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Program brings military into classroom page 2
Troops to Teachers program brings military men and women into the classroom

 John Montez teaches history and psychology at Brooke Point High School after a 20-year Navy career.
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Date published: 1/12/2010


"If I had known that I would have this much fun as a teacher," he said, "I would have left the military earlier."

Montez teaches American history and psychology and coaches the boys tennis team.

His years as a hospital corpsman have come in handy in psychology.

"We're talking about stress and things that I have talked about and instructed people on [in the military]," he said.

The discipline and self-control he learned in the military also have been useful. He says he has few problems with discipline in his classroom.

"My demeanor is a little different, my attitude is a little different, I enjoy teaching but when [students] get angry with me, I don't take it personally," he said.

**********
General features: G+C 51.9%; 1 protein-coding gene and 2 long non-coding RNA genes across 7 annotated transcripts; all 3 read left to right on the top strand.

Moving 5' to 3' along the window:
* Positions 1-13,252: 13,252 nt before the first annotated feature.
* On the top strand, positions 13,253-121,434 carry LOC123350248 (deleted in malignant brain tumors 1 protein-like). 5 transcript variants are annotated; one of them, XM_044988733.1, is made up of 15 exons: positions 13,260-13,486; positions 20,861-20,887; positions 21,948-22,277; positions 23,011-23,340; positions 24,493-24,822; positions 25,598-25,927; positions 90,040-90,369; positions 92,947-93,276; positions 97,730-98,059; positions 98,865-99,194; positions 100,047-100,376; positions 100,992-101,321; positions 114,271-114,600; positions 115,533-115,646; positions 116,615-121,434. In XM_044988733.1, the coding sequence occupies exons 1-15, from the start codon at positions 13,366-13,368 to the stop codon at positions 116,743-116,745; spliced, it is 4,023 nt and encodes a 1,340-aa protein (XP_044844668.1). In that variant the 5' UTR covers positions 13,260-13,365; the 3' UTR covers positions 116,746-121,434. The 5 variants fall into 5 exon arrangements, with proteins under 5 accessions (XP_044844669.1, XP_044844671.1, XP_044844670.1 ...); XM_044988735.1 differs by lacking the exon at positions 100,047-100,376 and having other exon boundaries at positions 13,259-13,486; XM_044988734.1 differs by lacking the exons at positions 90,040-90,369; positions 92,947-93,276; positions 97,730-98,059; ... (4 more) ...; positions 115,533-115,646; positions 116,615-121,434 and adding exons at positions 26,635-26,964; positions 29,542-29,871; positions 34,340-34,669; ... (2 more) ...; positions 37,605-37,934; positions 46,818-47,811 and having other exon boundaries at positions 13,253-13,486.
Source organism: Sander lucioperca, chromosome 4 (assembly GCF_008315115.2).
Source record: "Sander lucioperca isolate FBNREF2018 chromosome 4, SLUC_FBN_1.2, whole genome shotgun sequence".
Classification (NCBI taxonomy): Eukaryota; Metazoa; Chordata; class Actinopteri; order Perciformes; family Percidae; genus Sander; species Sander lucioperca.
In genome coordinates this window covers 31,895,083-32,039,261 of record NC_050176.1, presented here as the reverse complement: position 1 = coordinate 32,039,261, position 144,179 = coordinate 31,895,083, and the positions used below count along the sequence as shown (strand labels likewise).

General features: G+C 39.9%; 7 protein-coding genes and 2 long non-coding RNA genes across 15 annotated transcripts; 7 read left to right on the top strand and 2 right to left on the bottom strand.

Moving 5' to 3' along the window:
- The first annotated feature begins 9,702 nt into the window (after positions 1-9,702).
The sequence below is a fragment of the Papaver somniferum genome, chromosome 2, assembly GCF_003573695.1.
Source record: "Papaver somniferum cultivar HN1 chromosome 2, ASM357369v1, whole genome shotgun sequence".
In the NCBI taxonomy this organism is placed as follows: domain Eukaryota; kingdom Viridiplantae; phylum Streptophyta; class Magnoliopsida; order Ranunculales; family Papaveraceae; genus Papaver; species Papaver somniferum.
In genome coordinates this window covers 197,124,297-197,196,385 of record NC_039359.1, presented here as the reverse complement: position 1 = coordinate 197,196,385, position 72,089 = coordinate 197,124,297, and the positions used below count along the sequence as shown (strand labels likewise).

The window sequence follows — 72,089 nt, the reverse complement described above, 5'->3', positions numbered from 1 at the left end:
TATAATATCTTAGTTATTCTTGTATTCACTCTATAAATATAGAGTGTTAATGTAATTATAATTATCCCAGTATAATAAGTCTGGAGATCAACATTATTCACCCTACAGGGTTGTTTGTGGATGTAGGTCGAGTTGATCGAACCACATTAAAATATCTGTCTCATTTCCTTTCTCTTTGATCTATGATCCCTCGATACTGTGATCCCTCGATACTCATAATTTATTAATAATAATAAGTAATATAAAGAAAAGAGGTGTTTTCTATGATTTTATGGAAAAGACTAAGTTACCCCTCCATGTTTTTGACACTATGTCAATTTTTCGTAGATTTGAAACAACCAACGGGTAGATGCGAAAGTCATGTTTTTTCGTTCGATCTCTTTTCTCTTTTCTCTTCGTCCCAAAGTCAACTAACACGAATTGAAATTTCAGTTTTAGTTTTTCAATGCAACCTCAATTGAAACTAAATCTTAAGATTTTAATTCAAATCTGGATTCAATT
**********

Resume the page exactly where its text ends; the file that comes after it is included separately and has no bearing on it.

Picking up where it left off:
I asked him if he sees differences between teenagers now and when he was younger.

"There is absolutely no difference," he said. "I graduated high school in 1975 and I can probably give you a dozen parallels with kids today. Teenagers are teenagers the world over."

His patience and understanding also is influenced by his own family. He and his wife, Colleen, have six children between them.

My last question to Montez was if he was happy with his decision to go into teaching.

"How many people get paid to read history? I love history," he said, and went on to describe teaching as "a grand profession."

I'll go further and say of the Troops for Teachers program, what a grand idea.

Shannon Howell is a freelance writer who lives in Stafford County. E-mail her at shannonh34@yahoo.com.

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